This, for me, is IQ's masterpiece. Despite the classic The Wake, the revamping of the band that is Dark Matter, or the beautifully crafted new The Road of Bones, Subterranea is this double album with a straightforward concept with fantastic (here meaning "fantasy" and great as well) interplay between all the instruments (bonus for the saxophone) and the amazing lyricism of Peter Nicholls, whose ability to know when to be intense and when to retract still amazes me. This album shines in so many different ways for me that it is really hard to figure out where even to begin with.
I like thinking of Subterranea in terms of Marillion's masterpiece (at least during the Fish era) of Misplaced Childhood: for me, if the concept of Misplaced Childhood was less LSD-ish and had the double of its length, you would kinda get Subterranea. This is only to say how great Subterranea is, for no one would doubt the mastery of Misplaced Childhood.
When the album opens with this tuning orchestra ending with a blast in the first 15 seconds, you know something's coming. Mike Holmes' guitar sets the stage for what's coming, until Provider brings us the angelical (yeah, angelical) voice of Nicholls, which is a lot different than your usual vocals. Now, when the title track of Subterranea strikes, you start to realize you're in for something big. Then, when you get the sax, you're sure of it. You don't even see you've hit the end of the fourth song of Sleepless Incidental until it happens! The rest of the first disc is full of those great perks as well, and it follows until it hits The Sense in Sanity, this quasi-acoustic song that goes through seven minutes of heart-wrenching vocals. To top it of, State of Mine introduces the album's greatest theme in my opinion, with this 007 feeling. This theme is revisited right in the first seconds of the second disc, so you imagine how I feel about that. The second disc is way more atmospheric, more of a character-questioning album, and could easily be perceived as a drama-action OST. This is my favorite stretch of music of the whole piece for me: from State of Mine to High Waters. It's all paired so well, so you have the interludes to breathe and soak in what you heard, but not too long for it to feel overtimed. In the end, you get the 20-minute epic of The Narrow Margin, and I'll admit this fell short for me in the first 10 listens of the album or so. This is a song that grows on you over time, and once you realize the album themes it reintroduces, or how it wraps up the album's concept so well, your feelings towards it change. For me, it's an epic that just feels like a couple of songs mashed up together, in the sense that I don't get the epic feeling of it, but it's a good 3-4 songs joined together nonetheless.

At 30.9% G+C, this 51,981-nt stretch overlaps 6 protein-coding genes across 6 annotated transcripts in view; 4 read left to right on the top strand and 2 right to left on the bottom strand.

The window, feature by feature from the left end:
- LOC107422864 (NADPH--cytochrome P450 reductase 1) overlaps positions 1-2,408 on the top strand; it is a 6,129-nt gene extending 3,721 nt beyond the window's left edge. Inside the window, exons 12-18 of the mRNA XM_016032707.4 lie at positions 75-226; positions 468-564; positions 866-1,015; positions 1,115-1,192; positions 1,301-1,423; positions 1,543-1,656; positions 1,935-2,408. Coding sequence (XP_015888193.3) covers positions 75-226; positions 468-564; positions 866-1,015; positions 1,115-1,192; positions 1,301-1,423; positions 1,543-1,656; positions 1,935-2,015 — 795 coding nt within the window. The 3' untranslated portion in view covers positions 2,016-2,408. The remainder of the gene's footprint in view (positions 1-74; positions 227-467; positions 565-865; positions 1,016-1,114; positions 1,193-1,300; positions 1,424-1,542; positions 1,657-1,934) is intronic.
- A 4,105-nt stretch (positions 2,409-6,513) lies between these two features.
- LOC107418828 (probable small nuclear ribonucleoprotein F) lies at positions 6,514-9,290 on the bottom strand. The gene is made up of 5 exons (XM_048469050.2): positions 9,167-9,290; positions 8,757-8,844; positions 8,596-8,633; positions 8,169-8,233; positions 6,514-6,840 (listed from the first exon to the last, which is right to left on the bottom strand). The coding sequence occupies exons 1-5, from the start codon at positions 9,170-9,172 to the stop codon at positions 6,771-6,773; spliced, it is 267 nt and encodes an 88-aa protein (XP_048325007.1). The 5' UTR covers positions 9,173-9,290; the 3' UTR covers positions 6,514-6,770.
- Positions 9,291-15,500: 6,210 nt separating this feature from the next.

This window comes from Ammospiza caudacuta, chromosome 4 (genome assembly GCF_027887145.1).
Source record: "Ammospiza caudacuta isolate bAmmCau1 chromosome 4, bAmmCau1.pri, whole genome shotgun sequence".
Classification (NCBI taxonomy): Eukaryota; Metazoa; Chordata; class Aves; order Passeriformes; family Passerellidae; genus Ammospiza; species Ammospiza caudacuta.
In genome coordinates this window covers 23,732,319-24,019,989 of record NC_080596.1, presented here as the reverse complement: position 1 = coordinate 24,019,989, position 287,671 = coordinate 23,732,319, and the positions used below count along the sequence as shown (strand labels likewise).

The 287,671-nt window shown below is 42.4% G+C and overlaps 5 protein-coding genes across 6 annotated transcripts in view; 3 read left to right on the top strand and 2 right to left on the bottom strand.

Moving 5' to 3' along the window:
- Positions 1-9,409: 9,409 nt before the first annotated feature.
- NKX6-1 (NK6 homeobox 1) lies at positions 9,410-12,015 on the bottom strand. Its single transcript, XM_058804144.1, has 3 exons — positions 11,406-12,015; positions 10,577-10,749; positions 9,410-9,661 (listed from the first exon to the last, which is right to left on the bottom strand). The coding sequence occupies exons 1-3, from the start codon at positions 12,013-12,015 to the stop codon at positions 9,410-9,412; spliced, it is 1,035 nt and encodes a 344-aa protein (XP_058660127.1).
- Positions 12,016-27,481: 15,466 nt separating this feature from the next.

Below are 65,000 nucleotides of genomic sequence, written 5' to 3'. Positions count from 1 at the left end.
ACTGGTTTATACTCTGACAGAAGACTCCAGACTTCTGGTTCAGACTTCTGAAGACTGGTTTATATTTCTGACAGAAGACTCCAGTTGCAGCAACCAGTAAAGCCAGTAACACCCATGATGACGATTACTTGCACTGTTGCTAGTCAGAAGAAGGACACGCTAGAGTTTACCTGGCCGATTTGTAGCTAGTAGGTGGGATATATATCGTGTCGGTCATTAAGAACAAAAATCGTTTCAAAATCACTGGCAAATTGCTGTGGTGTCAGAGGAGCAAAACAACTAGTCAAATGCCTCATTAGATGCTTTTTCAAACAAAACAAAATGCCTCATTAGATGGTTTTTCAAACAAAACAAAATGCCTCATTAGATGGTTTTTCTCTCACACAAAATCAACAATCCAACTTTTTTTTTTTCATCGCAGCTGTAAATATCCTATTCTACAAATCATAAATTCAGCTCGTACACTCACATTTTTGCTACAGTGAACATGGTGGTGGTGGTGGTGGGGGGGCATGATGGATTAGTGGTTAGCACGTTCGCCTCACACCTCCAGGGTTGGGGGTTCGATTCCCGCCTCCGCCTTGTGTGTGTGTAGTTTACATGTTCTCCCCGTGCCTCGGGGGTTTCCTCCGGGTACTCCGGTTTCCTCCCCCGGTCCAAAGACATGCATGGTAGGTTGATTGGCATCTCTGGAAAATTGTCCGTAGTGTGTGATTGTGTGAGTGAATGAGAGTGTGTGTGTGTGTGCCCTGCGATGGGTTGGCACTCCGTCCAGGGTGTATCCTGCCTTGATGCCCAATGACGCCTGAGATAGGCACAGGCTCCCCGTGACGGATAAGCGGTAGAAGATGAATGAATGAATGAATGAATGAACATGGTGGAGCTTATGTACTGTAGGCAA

Having talked about the album, I have to talk about the concept. This is based on Kaspar Hauser, this German kid who had claimed to have grown up in captivity back in 1828, deprived of any sensorial experiences, only being fed through a small opening on the door of the place. IQ turned it into a person that grows in the same conditions and is released (or escaped, it's not clear). That person faces a lot of experiences and sensations never felt before. A lot (like, a lot) of stuff happens, and I won't explain that here because it ruins the fun, and how the story ends is the perfect definition of "surprising, but not unexpected". It's really fun and neat to try to figure out the story for yourself, and I totally recommend.
Personally, all of that raised some questions about my personal life, and this was stuff I needed. So, I have a deep personal connection to this album. Very little music has had such an impact on me, and I can't not rate it 10/10. It is a really underrated masterpiece, whose logo of the experiment the main character is in I want to get tattooed. These aren't bold claims, they're just what the album is. Give it a spin, it will not disappoint you.